Friday, March 29, 2013

How I Read the Bible

Yesterday, I opened a can of worms

Of course it's dangerous to post something like that and ask for comments, because you never know what people are going to say and who is going to take it personally. For the most part, I decided I'm just going to let the conversation run, because I want people to feel free to say what they really think. This is all about trying to listen well and understand each other better. I will step in if I think that people aren't listening well or aren't trying to take the perspective of those they disagree with. And I might ask some questions if I personally need to hear more to understand well. 

And then there was one question that was so good, it needed a whole post unto itself:

Kristina wrote: Could you clarify for me 'for most of them it's been a brand new idea' in your section about reading scripture? What is the brand new idea?"

Thank you! Admittedly, that was the hardest part of the thing for me to express clearly, which may have had something to do with the fact that I was at least 2.5 hours into the post when I got to that, and it was after midnight.

To answer, I have to back up a little and talk about my relationship with Scripture.

I know the Bible as a book that is different from any other book. It is truly living and active. It is a powerful force in my life. It comes as a letter from the heart of a loving God who wants to reveal himself to people—what kindness! what mystery! Even the parts of it that are hard can give life and bring delight. (Read Psalm 119 and note all of the joyous, lively words there. And those in response to the Law. It's crazy.)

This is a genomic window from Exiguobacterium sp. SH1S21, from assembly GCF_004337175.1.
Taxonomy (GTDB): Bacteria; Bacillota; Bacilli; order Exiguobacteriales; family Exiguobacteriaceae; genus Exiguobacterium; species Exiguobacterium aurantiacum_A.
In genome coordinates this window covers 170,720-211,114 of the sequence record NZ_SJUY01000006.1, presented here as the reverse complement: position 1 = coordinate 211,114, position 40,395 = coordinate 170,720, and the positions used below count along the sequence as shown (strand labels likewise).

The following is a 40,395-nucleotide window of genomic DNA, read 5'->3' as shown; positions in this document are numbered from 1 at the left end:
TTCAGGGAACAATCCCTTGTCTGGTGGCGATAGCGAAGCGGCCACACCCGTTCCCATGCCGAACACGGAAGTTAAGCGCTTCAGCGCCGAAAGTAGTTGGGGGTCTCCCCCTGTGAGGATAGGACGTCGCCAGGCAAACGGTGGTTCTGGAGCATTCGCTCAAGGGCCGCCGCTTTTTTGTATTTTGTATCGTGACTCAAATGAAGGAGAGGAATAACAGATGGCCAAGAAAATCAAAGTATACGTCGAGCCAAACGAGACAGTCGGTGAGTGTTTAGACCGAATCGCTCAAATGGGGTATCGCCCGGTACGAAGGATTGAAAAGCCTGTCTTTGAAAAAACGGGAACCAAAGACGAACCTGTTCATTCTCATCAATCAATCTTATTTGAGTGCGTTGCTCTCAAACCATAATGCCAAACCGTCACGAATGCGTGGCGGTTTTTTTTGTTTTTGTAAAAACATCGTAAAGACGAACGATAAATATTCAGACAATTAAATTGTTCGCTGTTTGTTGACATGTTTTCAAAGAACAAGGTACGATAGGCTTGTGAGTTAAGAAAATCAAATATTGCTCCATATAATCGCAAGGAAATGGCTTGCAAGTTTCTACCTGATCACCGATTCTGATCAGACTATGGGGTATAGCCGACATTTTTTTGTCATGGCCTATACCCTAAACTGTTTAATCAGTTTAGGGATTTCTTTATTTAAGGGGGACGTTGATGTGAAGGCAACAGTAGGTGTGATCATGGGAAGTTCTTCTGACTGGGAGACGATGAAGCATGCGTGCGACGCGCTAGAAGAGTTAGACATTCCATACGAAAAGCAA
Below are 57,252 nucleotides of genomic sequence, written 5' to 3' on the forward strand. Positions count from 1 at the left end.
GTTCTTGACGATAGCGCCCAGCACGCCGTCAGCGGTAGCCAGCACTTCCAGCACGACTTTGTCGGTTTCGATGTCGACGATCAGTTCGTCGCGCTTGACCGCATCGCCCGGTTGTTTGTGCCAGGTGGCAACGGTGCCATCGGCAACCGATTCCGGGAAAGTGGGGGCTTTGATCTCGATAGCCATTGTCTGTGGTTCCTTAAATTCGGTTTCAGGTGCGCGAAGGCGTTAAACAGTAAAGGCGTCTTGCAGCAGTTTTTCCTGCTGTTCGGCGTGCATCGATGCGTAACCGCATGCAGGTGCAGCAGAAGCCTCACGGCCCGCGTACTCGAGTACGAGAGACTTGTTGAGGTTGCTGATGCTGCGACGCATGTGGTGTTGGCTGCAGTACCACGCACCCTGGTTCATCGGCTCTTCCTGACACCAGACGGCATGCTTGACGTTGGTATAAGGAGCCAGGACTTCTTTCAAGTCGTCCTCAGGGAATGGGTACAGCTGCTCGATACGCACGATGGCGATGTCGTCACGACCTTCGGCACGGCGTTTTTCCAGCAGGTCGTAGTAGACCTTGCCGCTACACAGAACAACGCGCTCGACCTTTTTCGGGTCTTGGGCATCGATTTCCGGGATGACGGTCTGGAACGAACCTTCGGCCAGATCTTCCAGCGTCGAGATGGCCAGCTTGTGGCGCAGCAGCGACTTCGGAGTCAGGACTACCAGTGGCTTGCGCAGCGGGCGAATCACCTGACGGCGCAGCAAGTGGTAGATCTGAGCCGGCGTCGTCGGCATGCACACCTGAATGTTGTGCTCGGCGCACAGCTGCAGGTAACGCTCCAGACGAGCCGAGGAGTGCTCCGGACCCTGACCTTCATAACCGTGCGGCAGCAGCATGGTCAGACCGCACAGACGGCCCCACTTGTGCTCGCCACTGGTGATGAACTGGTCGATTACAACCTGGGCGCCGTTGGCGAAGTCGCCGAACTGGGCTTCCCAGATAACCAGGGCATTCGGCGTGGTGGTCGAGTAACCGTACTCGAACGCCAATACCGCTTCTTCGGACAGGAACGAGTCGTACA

My response to such a transforming, enlivening, supernatural book must be one of reverent fear, as well as thanksgiving. When I read Scripture, I open myself up to it and ask God to use it to work in me, shape me, change me. It does, and always for the better. All of the nasty, ugly, unloving things in my life are a result of not opening those parts of me up to the Scriptures and their God ... or not yet knowing I need to.

And a couple of more cerebral things too:

First, I assume that Scripture is internally consistent. Second, I assume obedience is required (and beneficial), even in matters I don't understand or don't agree with.

Therefore, my biggest dilemma in this current matter about same-sex marriage and equality is that I can't stay true to the principles I just mentioned and read the Bible to say that homosexual activity is morally OK. And it just makes me ache. Because it means that I sometimes have to choose between maintaining intellectual and spiritual honesty regarding Scripture and giving my LGBT friends and family members exactly the kind of affirmation they want from me.


Most in the LGBT community have never heard the ache expressed. They have mostly had Scripture used as a battering ram against them. When I take time to describe the dilemma and the ache, most receive it well. It adds helpful information to our discussion.

While they might (desperately) want me to change my view of what Scripture says about homosexuality, they don't really want me to do it in a way that is intellectually dishonest. And I appreciate that.

I can honestly say that I will continue to allow the Holy Spirit to work on me as I read Scripture, and if that ever changes my mind, I will respond accordingly. And I ask them to do the same. (Can't take credit for that last idea. It came from Brant Hansen, and unfortunately, I don't think that particular blog post is live anymore.)

I hope that helps!


  1. I too know this ache --- you've expressed this situation well in both of your blogs.